The Narendra Modi-government’s pledge to cut oil import dependence by 10 per cent has been turned upside down as the country’s reliance on foreign oil has jumped under the NDA to a multi-year high of nearly 84 per cent, latest government data showed.
Speaking at the “Urja Sangam” conference in March 2015, the Prime Minister had said India needed to bring down its oil import dependence from 77 per cent in 2013-14 to 67 per cent by 2022 when the country will celebrate its 75th year of independence.
Further, the dependence can be cut to half by 2030, he had said.
But with consumption growing at a brisk pace and domestic output remaining stagnant, India’s oil import dependence has risen to 83.7 per cent in 2018-19 from 82.9 per cent in 2017-18, according to the oil ministry’s Petroleum Planning and Analysis Cell (PPAC). Import dependence in 2015-16 was 80.6 per cent, which rose to 81.7 per cent in the following year, the PPAC said.
The country’s oil consumption grew from 184.7 million tonnes in 2015-16 to 194.6 million tonnes in the following year and 206.2 million tonnes in 2017-18. In 2018-19, demand grew 2.6 per cent to 211.6 million tonnes.
In contrast, domestic output continues to fall. India’s crude oil output fell to 36 million tonnes in 2016-17 from 36.9 million tonnes in 2015-16. The trend of negative growth continues in the following years too with output falling to 35.7 million tonnes in 2017-18 and to 34.2 million tonnes in the fiscal year ended March 31, 2019, the PPAC data showed.
The government is focusing on measures such as increasing domestic production, promoting the use of biofuel and energy conservation to reduce dependence on imported crude oil. It changed exploration rules multiple times during the last five years to get the elusive private and foreign investment.
The previous New Exploration Licensing Policy (Nelp) was changed to Hydrocarbon Exploration and Licensing Policy (HELP) promising pricing and marketing freedom.
HELP brought in the open acreage licensing policy that gave companies freedom to choose areas they want to explore. Discovered oil and gasfields, taken away from state-owned firms, were also auctioned but neither this nor the open acreage policy managed to get big names to invest in exploration and production of oil and gas.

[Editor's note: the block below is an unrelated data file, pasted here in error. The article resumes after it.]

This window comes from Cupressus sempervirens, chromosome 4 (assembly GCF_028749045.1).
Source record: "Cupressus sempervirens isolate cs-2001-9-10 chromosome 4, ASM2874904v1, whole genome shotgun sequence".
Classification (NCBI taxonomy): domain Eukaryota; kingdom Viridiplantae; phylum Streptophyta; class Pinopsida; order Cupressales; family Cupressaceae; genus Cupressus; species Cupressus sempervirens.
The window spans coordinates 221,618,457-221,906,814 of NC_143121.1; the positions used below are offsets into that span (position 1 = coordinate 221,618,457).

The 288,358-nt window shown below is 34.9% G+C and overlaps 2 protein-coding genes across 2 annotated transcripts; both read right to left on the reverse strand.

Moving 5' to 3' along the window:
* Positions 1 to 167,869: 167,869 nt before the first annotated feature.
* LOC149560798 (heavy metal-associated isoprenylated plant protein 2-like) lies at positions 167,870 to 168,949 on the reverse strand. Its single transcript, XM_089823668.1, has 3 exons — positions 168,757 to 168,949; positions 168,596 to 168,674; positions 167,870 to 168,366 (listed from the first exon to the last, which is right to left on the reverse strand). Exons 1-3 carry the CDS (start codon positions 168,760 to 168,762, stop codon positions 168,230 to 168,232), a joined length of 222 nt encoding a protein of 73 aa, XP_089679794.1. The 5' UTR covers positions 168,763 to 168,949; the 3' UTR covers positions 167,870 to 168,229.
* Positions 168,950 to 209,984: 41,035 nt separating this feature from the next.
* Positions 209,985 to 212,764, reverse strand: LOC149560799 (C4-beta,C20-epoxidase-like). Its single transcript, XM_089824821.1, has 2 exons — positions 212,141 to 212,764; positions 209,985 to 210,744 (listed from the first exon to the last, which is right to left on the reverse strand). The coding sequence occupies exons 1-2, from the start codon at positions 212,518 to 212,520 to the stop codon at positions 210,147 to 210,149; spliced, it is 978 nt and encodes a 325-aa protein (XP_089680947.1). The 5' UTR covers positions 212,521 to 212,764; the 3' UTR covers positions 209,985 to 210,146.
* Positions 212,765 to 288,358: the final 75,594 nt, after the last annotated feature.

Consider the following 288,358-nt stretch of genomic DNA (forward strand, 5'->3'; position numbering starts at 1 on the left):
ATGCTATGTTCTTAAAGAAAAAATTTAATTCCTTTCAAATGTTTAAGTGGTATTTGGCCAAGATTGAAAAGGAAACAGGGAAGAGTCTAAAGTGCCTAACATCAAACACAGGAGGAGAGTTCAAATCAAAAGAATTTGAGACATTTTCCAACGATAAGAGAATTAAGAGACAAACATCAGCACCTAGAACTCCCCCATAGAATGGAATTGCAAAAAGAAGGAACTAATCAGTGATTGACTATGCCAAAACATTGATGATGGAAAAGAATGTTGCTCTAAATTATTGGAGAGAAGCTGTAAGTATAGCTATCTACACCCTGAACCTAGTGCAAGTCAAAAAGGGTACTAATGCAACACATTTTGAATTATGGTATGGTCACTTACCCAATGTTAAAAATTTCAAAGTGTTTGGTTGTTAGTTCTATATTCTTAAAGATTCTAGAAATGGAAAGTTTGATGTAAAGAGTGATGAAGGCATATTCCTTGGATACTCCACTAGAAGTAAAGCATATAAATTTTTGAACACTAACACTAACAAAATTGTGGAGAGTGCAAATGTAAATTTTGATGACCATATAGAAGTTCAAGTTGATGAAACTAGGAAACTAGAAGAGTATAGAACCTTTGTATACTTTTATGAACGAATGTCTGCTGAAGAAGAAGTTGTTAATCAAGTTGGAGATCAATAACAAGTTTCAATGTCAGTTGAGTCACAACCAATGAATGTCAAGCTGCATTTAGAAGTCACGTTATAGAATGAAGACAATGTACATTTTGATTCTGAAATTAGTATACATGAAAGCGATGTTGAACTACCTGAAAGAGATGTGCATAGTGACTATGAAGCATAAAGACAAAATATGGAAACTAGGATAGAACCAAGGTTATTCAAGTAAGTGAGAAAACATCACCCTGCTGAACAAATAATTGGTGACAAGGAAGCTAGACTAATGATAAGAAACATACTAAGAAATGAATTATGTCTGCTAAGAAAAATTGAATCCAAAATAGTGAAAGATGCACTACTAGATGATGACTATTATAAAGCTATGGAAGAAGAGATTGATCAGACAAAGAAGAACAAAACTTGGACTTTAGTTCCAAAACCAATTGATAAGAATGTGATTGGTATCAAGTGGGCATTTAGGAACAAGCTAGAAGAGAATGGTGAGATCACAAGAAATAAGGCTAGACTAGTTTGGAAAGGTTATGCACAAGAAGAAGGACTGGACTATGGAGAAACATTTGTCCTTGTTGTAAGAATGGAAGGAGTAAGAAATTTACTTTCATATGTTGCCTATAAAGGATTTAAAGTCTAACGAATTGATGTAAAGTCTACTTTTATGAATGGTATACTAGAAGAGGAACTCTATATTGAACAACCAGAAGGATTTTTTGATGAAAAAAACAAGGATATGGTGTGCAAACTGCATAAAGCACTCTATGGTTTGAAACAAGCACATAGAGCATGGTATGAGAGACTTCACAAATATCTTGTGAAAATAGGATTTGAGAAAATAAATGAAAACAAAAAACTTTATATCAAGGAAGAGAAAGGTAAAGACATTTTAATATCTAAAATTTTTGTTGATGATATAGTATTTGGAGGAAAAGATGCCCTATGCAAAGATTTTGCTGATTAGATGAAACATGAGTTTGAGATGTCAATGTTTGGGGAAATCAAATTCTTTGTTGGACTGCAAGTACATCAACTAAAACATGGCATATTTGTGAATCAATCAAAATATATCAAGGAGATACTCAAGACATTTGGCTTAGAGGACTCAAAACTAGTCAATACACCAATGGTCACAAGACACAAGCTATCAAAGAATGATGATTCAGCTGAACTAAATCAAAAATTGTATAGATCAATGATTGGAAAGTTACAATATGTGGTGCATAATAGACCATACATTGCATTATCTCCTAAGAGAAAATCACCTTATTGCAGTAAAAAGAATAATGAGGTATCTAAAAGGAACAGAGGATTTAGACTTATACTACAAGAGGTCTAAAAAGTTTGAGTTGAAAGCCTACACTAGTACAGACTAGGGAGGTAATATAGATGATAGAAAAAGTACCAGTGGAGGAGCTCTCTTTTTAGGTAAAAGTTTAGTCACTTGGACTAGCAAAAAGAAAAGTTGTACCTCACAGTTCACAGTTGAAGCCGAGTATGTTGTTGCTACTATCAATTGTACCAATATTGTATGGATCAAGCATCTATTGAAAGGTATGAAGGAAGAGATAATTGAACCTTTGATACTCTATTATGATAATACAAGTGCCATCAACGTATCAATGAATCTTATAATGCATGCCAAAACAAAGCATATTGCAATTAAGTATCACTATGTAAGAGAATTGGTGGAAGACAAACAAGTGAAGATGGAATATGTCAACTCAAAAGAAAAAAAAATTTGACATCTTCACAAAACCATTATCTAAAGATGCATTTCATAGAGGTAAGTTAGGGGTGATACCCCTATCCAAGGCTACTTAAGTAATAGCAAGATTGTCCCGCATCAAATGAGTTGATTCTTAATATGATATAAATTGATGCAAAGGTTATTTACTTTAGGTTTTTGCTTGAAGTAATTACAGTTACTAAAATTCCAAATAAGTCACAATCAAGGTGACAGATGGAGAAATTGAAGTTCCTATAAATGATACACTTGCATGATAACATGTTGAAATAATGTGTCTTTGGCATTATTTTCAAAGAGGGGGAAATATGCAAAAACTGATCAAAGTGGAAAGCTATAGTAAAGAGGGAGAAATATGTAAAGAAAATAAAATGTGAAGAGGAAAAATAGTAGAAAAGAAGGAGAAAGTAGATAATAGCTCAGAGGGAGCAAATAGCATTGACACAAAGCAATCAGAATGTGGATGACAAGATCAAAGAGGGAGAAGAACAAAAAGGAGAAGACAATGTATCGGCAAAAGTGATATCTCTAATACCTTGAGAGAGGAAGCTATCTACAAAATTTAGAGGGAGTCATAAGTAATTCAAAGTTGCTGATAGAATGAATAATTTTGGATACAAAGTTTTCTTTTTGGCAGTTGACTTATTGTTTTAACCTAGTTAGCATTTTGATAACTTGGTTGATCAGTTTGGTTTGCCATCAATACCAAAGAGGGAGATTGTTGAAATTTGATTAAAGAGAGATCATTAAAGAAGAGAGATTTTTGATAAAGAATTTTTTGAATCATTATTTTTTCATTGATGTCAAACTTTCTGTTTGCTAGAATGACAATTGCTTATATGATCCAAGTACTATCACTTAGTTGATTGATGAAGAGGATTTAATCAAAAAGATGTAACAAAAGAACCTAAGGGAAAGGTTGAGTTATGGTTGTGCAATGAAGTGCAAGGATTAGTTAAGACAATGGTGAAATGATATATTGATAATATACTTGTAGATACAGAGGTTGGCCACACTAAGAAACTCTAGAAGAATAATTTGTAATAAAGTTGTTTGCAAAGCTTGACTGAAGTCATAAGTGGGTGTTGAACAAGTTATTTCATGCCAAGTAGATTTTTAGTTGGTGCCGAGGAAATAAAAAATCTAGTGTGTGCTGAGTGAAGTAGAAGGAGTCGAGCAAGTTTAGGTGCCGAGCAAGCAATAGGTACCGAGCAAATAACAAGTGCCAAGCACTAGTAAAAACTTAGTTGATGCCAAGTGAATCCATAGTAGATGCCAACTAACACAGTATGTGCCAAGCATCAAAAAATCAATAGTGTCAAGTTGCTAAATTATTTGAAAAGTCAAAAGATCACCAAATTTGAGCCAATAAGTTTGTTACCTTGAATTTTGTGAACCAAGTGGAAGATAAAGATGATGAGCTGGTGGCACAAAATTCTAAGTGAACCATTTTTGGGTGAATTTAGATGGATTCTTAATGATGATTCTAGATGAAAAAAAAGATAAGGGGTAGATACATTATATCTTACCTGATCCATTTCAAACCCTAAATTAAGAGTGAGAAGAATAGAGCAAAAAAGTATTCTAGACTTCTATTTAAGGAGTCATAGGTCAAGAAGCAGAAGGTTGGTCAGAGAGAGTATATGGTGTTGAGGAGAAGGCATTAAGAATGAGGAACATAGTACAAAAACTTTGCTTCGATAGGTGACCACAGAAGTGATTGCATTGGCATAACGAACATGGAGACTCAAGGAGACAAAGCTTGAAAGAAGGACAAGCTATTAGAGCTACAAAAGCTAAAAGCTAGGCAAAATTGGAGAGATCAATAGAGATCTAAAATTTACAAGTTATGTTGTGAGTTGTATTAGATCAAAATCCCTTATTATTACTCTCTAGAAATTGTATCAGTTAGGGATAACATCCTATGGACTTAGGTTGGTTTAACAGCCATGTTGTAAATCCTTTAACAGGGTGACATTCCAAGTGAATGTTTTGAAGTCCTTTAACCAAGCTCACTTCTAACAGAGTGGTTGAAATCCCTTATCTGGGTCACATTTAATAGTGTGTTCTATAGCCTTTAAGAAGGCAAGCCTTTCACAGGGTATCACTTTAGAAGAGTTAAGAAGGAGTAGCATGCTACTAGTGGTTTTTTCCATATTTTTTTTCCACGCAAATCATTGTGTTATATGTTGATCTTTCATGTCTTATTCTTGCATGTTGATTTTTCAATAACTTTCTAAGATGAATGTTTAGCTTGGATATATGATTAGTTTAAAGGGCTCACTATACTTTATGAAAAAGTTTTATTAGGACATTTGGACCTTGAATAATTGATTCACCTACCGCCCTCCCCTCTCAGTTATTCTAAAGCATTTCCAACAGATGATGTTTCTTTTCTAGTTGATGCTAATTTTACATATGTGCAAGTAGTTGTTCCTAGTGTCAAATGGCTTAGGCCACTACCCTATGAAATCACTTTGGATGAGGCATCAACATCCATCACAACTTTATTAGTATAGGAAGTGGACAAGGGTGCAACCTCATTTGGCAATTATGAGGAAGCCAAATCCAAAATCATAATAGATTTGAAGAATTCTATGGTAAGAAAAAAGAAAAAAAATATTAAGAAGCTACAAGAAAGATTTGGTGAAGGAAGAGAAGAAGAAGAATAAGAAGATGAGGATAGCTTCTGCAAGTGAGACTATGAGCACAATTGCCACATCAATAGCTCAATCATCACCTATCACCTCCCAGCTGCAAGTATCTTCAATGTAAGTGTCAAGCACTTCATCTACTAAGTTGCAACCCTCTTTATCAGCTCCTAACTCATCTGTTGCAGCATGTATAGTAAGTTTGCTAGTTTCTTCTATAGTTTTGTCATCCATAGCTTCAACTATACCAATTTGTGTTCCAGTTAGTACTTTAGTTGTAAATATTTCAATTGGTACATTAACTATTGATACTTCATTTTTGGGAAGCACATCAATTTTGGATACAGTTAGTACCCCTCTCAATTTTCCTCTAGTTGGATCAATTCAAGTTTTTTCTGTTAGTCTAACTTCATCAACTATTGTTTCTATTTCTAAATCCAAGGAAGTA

According to the PPAC, India spent $111.9 billion on oil imports in 2018-19, up from $87.8 billion in the previous fiscal year. The import bill was $64 billion in 2015-16.
For the current fiscal, it projected crude oil imports to rise to 233 million tonnes and foreign exchange spending on it to marginally increase to $112.7 billion.
State-owned Oil and Natural Gas Corp’s (ONGC) output fell to 19.6 million tonnes in 2018-19 from 20.8 million tonnes in the previous year. ONGC’s oil production was 20.9 million tonnes in 2016-17 and 21.1 million tonnes in 2015-16. Output from the fields operated by private firms has dropped to 9.6 million tonnes in 2018-19 from 11.2 million tonnes in 2015-16.
Iran has mobilised all its resources to sell oil in a “grey market”, bypassing US sanctions that Tehran sees as illegitimate, state media quoted deputy oil minister Amir Hossein Zamaninia as saying on Sunday.
The United States, which last year withdrew from a 2015 Iran nuclear deal with world powers, has told buyers of Iranian oil to stop purchases by May 1 or face sanctions.
Iran says it will continue to export oil in defiance of US sanctions, part of a campaign by Washington aimed at halting Tehran’s ballistic missile programme and curbing its regional power.
Source :- Telegraphindia.com